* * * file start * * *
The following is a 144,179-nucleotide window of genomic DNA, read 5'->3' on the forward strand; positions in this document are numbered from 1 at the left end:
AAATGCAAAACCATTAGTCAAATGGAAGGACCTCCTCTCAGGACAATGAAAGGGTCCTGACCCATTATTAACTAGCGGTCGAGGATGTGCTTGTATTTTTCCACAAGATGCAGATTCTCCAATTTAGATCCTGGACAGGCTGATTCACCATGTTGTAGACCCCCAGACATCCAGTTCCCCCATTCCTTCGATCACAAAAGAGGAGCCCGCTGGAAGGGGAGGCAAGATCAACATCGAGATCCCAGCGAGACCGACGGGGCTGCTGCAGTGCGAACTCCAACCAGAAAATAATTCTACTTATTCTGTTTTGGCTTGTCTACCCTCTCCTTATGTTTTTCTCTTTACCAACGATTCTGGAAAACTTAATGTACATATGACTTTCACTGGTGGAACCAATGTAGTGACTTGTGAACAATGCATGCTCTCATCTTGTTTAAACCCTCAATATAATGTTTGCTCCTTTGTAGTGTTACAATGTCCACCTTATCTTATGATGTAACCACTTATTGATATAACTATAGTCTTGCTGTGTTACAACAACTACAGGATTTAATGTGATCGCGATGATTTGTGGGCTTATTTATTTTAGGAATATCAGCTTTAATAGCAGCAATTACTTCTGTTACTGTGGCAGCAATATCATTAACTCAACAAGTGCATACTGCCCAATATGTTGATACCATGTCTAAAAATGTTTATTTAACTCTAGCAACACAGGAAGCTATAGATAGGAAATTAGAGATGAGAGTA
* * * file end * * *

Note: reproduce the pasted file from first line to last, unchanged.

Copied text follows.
The following is a 144,179-nucleotide window of genomic DNA, read 5'->3' on the forward strand; positions in this document are numbered from 1 at the left end:
AAATGCAAAACCATTAGTCAAATGGAAGGACCTCCTCTCAGGACAATGAAAGGGTCCTGACCCATTATTAACTAGCGGTCGAGGATGTGCTTGTATTTTTCCACAAGATGCAGATTCTCCAATTTAGATCCTGGACAGGCTGATTCACCATGTTGTAGACCCCCAGACATCCAGTTCCCCCATTCCTTCGATCACAAAAGAGGAGCCCGCTGGAAGGGGAGGCAAGATCAACATCGAGATCCCAGCGAGACCGACGGGGCTGCTGCAGTGCGAACTCCAACCAGAAAATAATTCTACTTATTCTGTTTTGGCTTGTCTACCCTCTCCTTATGTTTTTCTCTTTACCAACGATTCTGGAAAACTTAATGTACATATGACTTTCACTGGTGGAACCAATGTAGTGACTTGTGAACAATGCATGCTCTCATCTTGTTTAAACCCTCAATATAATGTTTGCTCCTTTGTAGTGTTACAATGTCCACCTTATCTTATGATGTAACCACTTATTGATATAACTATAGTCTTGCTGTGTTACAACAACTACAGGATTTAATGTGATCGCGATGATTTGTGGGCTTATTTATTTTAGGAATATCAGCTTTAATAGCAGCAATTACTTCTGTTACTGTGGCAGCAATATCATTAACTCAACAAGTGCATACTGCCCAATATGTTGATACCATGTCTAAAAATGTTTATTTAACTCTAGCAACACAGGAAGCTATAGATAGGAAATTAGAGATGAGAGTA